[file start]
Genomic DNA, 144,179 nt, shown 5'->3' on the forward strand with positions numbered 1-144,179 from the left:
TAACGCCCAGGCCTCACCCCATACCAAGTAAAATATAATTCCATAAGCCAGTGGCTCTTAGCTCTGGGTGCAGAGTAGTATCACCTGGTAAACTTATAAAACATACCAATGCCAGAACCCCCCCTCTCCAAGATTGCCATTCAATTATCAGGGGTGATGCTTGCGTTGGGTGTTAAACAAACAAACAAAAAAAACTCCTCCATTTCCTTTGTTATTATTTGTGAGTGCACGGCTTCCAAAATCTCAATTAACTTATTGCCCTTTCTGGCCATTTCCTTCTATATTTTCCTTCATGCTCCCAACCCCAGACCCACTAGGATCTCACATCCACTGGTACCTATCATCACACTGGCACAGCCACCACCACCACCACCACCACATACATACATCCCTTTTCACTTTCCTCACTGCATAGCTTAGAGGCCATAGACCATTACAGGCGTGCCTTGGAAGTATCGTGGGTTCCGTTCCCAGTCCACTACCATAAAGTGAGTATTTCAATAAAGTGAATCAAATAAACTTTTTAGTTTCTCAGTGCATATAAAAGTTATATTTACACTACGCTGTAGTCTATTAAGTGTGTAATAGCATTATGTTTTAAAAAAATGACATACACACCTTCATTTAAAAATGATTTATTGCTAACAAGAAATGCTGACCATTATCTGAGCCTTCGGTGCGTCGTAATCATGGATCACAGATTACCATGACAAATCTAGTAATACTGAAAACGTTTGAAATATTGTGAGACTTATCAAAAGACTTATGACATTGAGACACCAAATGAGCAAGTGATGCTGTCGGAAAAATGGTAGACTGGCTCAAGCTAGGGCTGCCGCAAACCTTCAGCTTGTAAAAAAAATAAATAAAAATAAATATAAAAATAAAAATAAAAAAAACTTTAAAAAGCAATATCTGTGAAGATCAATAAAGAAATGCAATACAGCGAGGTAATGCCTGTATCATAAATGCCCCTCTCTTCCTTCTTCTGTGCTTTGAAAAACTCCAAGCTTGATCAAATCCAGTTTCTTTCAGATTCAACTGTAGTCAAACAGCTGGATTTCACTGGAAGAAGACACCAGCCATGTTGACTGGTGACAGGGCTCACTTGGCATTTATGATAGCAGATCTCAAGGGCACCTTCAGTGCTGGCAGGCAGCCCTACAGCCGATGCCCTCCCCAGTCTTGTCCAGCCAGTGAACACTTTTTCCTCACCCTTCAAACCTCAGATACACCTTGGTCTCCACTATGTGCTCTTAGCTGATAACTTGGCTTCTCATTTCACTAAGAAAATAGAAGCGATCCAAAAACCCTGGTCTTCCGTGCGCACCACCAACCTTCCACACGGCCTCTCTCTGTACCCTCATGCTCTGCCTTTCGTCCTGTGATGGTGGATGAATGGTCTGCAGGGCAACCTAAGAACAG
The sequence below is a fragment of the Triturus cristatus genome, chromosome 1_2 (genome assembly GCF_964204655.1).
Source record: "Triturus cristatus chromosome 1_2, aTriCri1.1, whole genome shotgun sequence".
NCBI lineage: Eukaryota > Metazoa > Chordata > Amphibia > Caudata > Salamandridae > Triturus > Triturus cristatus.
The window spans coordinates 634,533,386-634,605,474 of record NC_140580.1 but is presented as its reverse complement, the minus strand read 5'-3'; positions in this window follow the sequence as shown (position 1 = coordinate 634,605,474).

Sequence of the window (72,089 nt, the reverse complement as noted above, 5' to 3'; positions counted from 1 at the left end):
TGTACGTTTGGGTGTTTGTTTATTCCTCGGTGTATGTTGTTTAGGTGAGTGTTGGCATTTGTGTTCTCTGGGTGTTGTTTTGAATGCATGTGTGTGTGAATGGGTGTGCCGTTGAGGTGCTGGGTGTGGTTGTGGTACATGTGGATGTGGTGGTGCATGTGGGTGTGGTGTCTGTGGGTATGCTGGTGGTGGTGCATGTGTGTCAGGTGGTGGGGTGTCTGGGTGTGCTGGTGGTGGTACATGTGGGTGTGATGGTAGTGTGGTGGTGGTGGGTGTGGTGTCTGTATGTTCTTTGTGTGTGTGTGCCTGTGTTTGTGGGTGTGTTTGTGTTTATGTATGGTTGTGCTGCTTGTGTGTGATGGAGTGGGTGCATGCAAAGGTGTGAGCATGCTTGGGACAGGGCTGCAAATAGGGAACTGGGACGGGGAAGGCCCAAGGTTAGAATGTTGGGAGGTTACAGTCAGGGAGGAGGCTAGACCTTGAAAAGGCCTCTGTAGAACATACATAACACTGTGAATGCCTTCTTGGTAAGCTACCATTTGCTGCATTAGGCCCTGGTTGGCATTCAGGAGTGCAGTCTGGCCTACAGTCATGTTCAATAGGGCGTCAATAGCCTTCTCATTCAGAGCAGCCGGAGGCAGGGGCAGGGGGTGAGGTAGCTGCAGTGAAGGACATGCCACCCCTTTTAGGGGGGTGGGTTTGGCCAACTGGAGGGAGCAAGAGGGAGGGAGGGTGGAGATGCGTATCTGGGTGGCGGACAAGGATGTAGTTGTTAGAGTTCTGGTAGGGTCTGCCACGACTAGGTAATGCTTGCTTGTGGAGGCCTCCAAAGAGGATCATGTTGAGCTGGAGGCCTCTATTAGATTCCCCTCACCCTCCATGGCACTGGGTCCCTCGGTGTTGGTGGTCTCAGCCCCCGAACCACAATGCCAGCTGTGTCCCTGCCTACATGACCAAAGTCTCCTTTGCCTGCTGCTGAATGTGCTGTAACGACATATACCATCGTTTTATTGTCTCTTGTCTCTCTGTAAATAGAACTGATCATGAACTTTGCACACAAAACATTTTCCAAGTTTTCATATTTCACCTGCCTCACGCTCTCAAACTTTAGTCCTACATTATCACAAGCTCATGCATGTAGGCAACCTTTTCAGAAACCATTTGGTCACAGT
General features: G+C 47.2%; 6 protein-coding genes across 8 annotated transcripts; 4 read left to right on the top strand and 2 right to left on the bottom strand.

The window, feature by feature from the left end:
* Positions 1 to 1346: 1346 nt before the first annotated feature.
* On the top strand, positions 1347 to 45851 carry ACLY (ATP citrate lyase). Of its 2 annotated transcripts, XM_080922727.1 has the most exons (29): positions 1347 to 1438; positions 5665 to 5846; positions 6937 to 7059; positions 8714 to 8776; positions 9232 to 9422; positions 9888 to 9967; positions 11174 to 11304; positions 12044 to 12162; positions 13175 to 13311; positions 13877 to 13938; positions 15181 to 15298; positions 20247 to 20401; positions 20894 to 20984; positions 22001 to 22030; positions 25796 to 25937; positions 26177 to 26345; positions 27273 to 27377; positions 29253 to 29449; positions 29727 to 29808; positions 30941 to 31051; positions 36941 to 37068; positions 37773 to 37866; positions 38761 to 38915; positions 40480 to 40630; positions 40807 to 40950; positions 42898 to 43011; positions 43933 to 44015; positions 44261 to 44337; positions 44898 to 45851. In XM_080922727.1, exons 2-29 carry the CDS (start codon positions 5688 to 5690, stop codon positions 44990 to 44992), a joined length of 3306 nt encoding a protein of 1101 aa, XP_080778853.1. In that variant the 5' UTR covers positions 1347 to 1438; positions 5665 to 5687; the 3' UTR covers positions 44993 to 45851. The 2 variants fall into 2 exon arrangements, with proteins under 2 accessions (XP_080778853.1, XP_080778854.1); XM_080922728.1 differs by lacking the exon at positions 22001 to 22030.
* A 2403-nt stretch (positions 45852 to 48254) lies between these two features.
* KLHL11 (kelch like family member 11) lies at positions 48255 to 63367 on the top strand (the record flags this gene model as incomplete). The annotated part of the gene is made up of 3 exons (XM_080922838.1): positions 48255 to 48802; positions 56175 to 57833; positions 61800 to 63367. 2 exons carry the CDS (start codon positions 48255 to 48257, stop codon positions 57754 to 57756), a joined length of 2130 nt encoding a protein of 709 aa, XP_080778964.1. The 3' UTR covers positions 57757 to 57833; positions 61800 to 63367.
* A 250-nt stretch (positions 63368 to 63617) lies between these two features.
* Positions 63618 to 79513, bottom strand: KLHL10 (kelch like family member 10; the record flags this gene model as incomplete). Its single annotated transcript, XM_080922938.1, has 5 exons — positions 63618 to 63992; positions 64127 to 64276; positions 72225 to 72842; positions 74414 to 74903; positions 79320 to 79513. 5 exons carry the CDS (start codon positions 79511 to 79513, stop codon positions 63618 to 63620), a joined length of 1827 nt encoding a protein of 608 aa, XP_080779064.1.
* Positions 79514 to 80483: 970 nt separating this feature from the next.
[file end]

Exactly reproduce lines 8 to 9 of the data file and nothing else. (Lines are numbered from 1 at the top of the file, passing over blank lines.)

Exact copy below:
TGTACGTTTGGGTGTTTGTTTATTCCTCGGTGTATGTTGTTTAGGTGAGTGTTGGCATTTGTGTTCTCTGGGTGTTGTTTTGAATGCATGTGTGTGTGAATGGGTGTGCCGTTGAGGTGCTGGGTGTGGTTGTGGTACATGTGGATGTGGTGGTGCATGTGGGTGTGGTGTCTGTGGGTATGCTGGTGGTGGTGCATGTGTGTCAGGTGGTGGGGTGTCTGGGTGTGCTGGTGGTGGTACATGTGGGTGTGATGGTAGTGTGGTGGTGGTGGGTGTGGTGTCTGTATGTTCTTTGTGTGTGTGTGCCTGTGTTTGTGGGTGTGTTTGTGTTTATGTATGGTTGTGCTGCTTGTGTGTGATGGAGTGGGTGCATGCAAAGGTGTGAGCATGCTTGGGACAGGGCTGCAAATAGGGAACTGGGACGGGGAAGGCCCAAGGTTAGAATGTTGGGAGGTTACAGTCAGGGAGGAGGCTAGACCTTGAAAAGGCCTCTGTAGAACATACATAACACTGTGAATGCCTTCTTGGTAAGCTACCATTTGCTGCATTAGGCCCTGGTTGGCATTCAGGAGTGCAGTCTGGCCTACAGTCATGTTCAATAGGGCGTCAATAGCCTTCTCATTCAGAGCAGCCGGAGGCAGGGGCAGGGGGTGAGGTAGCTGCAGTGAAGGACATGCCACCCCTTTTAGGGGGGTGGGTTTGGCCAACTGGAGGGAGCAAGAGGGAGGGAGGGTGGAGATGCGTATCTGGGTGGCGGACAAGGATGTAGTTGTTAGAGTTCTGGTAGGGTCTGCCACGACTAGGTAATGCTTGCTTGTGGAGGCCTCCAAAGAGGATCATGTTGAGCTGGAGGCCTCTATTAGATTCCCCTCACCCTCCATGGCACTGGGTCCCTCGGTGTTGGTGGTCTCAGCCCCCGAACCACAATGCCAGCTGTGTCCCTGCCTACATGACCAAAGTCTCCTTTGCCTGCTGCTGAATGTGCTGTAACGACATATACCATCGTTTTATTGTCTCTTGTCTCTCTGTAAATAGAACTGATCATGAACTTTGCACACAAAACATTTTCCAAGTTTTCATATTTCACCTGCCTCACGCTCTCAAACTTTAGTCCTACATTATCACAAGCTCATGCATGTAGGCAACCTTTTCAGAAACCATTTGGTCACAGT
General features: G+C 47.2%; 6 protein-coding genes across 8 annotated transcripts; 4 read left to right on the top strand and 2 right to left on the bottom strand.